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The Role of Aluminum and Organic Acids in the Regulation of Tropical Forest Nutrient CyclesEPA Grant Number: U915956
Title: The Role of Aluminum and Organic Acids in the Regulation of Tropical Forest Nutrient Cycles
Investigators: Barron, Alexander R.
Institution: Princeton University
EPA Project Officer: Boddie, Georgette
Project Period: January 1, 2001 through January 1, 2004
Project Amount: $102,000
RFA: STAR Graduate Fellowships (2001) RFA Text | Recipients Lists
Research Category: Fellowship - Terrestrial Ecology and Ecosystems , Academic Fellowships , Ecological Indicators/Assessment/Restoration
The objective of this research project is to survey nondulation and fixation rates for three common tree genera (Tachigalia, Platypodium, and Inga) across three landscape types (old forest, young forest, and shoreline) in Barro Colorado National Monument, Panama.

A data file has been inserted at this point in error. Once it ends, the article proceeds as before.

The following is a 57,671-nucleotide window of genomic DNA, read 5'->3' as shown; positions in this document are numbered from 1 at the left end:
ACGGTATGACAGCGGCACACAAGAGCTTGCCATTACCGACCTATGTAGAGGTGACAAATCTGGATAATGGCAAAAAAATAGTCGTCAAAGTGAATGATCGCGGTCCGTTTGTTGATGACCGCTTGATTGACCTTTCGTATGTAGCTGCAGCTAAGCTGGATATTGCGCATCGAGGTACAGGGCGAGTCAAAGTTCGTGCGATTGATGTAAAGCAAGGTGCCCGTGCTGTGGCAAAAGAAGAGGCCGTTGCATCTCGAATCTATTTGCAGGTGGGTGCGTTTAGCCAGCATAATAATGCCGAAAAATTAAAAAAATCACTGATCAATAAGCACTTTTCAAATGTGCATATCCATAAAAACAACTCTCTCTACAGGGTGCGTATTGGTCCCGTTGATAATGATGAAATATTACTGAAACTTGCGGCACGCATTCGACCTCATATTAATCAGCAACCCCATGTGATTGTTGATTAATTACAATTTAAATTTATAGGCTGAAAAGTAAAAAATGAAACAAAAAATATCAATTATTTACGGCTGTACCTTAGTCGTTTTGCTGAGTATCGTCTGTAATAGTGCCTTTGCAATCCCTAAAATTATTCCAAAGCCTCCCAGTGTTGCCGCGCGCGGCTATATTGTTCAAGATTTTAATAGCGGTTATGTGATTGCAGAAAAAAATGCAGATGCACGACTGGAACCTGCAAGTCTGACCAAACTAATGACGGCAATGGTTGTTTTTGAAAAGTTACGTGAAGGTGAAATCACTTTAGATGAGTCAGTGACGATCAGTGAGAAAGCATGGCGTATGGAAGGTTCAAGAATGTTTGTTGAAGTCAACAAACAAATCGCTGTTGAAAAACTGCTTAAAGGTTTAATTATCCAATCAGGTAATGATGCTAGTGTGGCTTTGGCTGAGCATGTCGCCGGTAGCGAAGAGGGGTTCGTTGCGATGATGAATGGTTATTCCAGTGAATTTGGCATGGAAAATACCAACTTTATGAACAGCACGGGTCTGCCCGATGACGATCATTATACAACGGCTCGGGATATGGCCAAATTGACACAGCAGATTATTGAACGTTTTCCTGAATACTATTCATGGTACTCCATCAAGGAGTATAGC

Nitrogen (N)-fixing plants, with the capacity to transform atmospheric N2 into a plant-available form (NH3), often are cited as a functional group with huge potential impacts on ecosystem N dynamics. Despite the abundance of potentially N-fixing legumes in lowland tropical forests, little is known about how much they rely on N fixation, how much N they contribute to the ecosystem, and what factors limit rates of fixation. Initial surveys indicate strong differences between sites, with high levels of nodulation in the young forest and shoreline, but no detectable nodules in the older forest. Simultaneously, levels of N, phosphorus, and micronutrients will be measured so that fixation rates can be correlated to soil nutrients and stoichiometry. Correlations from field surveys will be confirmed by examining patterns of nodulation in long-term nutrient addition plots. By linking fixation rates across multiple forest types to nutrient supplies, this research project will provide crucial information on the contribution of symbiotic N fixation to forest N cycles. Parallel studies will examine patterns and controls on nonleguminous fixation and the relationship between N fixation and other traits within the Leguminosae.